More homes built on brownfield land

More homes are being built on recycled or brownfield land, and at higher densities, according to figures published this week.

The latest Land Use Change Statistics show 67% of all new dwellings in England were built on brownfield sites in both 2002 and 2003, compared with 56% in 1997. They also show new dwellings in England were built at an average density of 33 dwellings per hectare in 2003, compared to 27 dwellings per hectare in 2002.

Welcoming the figures, Planning and Housing Minister Keith Hill said: "These statistics back up our commitment to get more development on recycled sites and that means affordable homes for young families and key workers - where they need them most. As well as delivering more homes, these figures show we're using land more efficiently."

Mr Hill said that the south east and east had experienced a period of sustained economic growth which had not only created job opportunities for many, but also a greater need for teachers, nurses, fire fighters and police officers to have homes near where they work - not at the other end of the country.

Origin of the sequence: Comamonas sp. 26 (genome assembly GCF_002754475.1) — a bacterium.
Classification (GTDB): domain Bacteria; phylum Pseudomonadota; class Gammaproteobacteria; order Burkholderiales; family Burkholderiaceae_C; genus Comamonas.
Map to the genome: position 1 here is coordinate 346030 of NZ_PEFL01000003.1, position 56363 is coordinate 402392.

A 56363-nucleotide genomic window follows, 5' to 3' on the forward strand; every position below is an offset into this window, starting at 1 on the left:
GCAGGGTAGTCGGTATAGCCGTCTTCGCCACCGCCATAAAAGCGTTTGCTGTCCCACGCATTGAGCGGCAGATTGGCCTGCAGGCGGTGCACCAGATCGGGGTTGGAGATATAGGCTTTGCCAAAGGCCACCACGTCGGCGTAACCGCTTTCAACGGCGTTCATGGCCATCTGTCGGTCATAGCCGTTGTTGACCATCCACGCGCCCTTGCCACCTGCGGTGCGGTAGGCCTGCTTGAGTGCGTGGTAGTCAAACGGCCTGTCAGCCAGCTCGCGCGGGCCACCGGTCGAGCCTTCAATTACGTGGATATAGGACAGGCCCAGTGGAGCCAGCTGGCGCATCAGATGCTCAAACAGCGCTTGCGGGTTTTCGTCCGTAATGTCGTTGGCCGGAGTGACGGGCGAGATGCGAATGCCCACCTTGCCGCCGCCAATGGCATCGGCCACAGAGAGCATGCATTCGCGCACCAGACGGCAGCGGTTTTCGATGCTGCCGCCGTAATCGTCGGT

"But, this does not mean we are concreting over the countryside - far from it. This Government's commitment and proactive approach to brownfield site development is helping to reinvigorate our town and city centres while protecting our countryside from needless urban sprawl."

He pointed out that there had been an extra 19,000 extra hectares of greenbelt created since 1997 and that the guidelines in the planning system are all designed to "stop unnecessary development and protect the English countryside for generations to come."

By David Hopkins



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